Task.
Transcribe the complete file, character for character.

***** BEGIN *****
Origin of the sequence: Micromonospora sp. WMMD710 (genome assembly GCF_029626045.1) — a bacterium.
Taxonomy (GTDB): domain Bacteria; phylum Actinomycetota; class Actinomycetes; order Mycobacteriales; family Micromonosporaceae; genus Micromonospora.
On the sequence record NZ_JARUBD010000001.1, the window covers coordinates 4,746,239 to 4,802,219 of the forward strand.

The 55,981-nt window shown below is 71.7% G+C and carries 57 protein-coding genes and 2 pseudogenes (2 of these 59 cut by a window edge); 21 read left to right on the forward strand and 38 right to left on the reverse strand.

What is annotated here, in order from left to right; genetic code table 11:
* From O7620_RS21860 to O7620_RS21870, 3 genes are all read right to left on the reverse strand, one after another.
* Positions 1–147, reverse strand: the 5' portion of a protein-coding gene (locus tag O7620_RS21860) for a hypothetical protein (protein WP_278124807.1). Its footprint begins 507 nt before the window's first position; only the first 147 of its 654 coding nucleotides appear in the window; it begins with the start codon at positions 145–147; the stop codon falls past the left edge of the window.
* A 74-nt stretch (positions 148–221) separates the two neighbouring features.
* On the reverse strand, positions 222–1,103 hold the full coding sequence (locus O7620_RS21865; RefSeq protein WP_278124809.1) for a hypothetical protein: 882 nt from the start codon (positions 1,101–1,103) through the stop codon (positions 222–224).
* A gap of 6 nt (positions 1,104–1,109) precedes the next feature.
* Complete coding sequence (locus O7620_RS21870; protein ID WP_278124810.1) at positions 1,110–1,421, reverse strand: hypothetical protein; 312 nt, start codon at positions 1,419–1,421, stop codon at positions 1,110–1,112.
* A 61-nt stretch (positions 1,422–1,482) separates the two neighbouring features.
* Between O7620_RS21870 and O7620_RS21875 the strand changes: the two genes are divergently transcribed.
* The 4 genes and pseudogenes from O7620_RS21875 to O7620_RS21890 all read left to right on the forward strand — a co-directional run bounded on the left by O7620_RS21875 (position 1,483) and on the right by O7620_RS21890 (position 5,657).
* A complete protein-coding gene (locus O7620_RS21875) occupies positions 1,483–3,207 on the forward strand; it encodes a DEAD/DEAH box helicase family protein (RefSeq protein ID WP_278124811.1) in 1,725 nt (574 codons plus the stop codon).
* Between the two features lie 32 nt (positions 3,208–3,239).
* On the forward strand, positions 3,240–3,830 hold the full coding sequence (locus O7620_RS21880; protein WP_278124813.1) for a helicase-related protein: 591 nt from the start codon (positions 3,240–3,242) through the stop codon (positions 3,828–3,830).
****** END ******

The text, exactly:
Origin of the sequence: Micromonospora sp. WMMD710 (genome assembly GCF_029626045.1) — a bacterium.
Taxonomy (GTDB): domain Bacteria; phylum Actinomycetota; class Actinomycetes; order Mycobacteriales; family Micromonosporaceae; genus Micromonospora.
On the sequence record NZ_JARUBD010000001.1, the window covers coordinates 4,746,239 to 4,802,219 of the forward strand.

The 55,981-nt window shown below is 71.7% G+C and carries 57 protein-coding genes and 2 pseudogenes (2 of these 59 cut by a window edge); 21 read left to right on the forward strand and 38 right to left on the reverse strand.

What is annotated here, in order from left to right; genetic code table 11:
* From O7620_RS21860 to O7620_RS21870, 3 genes are all read right to left on the reverse strand, one after another.
* Positions 1–147, reverse strand: the 5' portion of a protein-coding gene (locus tag O7620_RS21860) for a hypothetical protein (protein WP_278124807.1). Its footprint begins 507 nt before the window's first position; only the first 147 of its 654 coding nucleotides appear in the window; it begins with the start codon at positions 145–147; the stop codon falls past the left edge of the window.
* A 74-nt stretch (positions 148–221) separates the two neighbouring features.
* On the reverse strand, positions 222–1,103 hold the full coding sequence (locus O7620_RS21865; RefSeq protein WP_278124809.1) for a hypothetical protein: 882 nt from the start codon (positions 1,101–1,103) through the stop codon (positions 222–224).
* A gap of 6 nt (positions 1,104–1,109) precedes the next feature.
* Complete coding sequence (locus O7620_RS21870; protein ID WP_278124810.1) at positions 1,110–1,421, reverse strand: hypothetical protein; 312 nt, start codon at positions 1,419–1,421, stop codon at positions 1,110–1,112.
* A 61-nt stretch (positions 1,422–1,482) separates the two neighbouring features.
* Between O7620_RS21870 and O7620_RS21875 the strand changes: the two genes are divergently transcribed.
* The 4 genes and pseudogenes from O7620_RS21875 to O7620_RS21890 all read left to right on the forward strand — a co-directional run bounded on the left by O7620_RS21875 (position 1,483) and on the right by O7620_RS21890 (position 5,657).
* A complete protein-coding gene (locus O7620_RS21875) occupies positions 1,483–3,207 on the forward strand; it encodes a DEAD/DEAH box helicase family protein (RefSeq protein ID WP_278124811.1) in 1,725 nt (574 codons plus the stop codon).
* Between the two features lie 32 nt (positions 3,208–3,239).
* On the forward strand, positions 3,240–3,830 hold the full coding sequence (locus O7620_RS21880; protein WP_278124813.1) for a helicase-related protein: 591 nt from the start codon (positions 3,240–3,242) through the stop codon (positions 3,828–3,830).